211. Withdrawal for U.N. would be a mistake
 
  Martin Swanson (May 8 letter) [210] is right to be upset about the U.S. losing its seat in the UN Commission on Human Rights,  but calling for the U.S. to withdraw from the UN shows a lack of responsibility.

Seats on this commission are not an entitlement. The U.S., however, has a permanent one on the Security Council. By withdrawing the U.S. will relinquish this seat.

Referring to Sudan, Pakistan and Libya, as if the U.S. was competing with them is misleading. Members of this commission are divided into groupings and the U.S., being in the Western group, was in fact competing against Austria, France and Sweden.

While the U.S had 41 written assurances, it got only 29 votes in a secret ballot. Instead of acting irresponsibly we should probably ask ourselves why we lost in a secret ballot? At the very least, this vote says that U.S. external policies are not viewed by the rest of the world as supportive of human rights. Being the only superpower implies a firmer stand for justice around the world, as opposed to focussing only on protecting interests and backing de facto allies. President Bush said in one of his speeches that although we are the only superpower we should be humble. Unfortunately, most of his actions so far show a lack of humility.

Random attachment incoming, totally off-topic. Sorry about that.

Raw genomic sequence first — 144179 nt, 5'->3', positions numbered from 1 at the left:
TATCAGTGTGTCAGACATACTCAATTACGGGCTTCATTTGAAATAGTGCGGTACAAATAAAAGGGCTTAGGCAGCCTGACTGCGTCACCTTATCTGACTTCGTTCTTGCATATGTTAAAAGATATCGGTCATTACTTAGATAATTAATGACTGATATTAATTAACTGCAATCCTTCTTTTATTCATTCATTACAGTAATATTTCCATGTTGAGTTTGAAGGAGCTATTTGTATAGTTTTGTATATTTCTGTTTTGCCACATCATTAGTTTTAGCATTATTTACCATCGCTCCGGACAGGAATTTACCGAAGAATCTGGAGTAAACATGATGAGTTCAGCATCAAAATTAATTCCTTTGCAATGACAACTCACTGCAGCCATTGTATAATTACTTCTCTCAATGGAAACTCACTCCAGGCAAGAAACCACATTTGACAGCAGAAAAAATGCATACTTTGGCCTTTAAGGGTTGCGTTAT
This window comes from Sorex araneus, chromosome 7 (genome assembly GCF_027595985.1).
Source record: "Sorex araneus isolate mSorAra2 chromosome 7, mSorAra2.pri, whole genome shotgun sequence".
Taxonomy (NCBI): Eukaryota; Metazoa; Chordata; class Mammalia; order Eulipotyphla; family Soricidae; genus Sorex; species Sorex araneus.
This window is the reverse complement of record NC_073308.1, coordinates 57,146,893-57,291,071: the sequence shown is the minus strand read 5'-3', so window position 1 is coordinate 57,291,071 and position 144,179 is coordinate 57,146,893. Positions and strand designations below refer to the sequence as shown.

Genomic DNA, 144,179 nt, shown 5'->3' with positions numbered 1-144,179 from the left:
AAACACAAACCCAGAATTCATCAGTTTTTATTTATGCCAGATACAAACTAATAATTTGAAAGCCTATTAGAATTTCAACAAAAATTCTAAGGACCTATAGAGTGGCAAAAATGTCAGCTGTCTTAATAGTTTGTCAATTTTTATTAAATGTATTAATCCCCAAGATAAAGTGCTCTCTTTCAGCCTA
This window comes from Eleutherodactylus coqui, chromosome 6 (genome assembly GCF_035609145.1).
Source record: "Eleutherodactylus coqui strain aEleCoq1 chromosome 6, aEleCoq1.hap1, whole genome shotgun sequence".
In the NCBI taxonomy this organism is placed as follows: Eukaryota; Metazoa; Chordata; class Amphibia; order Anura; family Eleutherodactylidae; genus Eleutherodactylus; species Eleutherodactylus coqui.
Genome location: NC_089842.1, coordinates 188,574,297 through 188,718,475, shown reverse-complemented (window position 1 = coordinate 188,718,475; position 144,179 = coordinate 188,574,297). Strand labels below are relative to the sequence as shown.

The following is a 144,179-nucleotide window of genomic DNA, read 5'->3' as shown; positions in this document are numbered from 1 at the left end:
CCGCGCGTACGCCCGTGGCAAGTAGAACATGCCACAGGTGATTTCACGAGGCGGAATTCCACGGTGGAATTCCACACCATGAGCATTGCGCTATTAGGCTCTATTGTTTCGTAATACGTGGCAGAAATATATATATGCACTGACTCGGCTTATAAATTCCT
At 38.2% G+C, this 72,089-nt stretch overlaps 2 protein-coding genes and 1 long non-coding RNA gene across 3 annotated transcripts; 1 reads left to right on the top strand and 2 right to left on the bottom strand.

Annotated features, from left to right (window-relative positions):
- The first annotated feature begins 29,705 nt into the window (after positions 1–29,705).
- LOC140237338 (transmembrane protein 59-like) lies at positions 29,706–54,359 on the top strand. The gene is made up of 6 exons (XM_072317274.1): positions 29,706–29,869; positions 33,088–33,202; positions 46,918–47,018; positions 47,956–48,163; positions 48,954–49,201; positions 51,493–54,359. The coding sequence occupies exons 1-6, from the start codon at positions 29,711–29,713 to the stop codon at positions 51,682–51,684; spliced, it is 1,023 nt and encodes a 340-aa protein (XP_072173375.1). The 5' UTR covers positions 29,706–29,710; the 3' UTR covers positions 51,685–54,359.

Mr. Swanson implicitly calls for withholding back dues to the UN, Mr. Swanson confuses the organization with its member states, which are the ones that didn’t vote for the U.S., not the UN. The annual budget of the UN is $1.25 billion. The U.S. contribution is 22 percent, or $275 million. The UN, its agencies and the diplomatic and consular corps contribute $3.2 billion a year to the economy of the New York City area alone. The U.S. is taking more than it’s giving.

May 16, 2001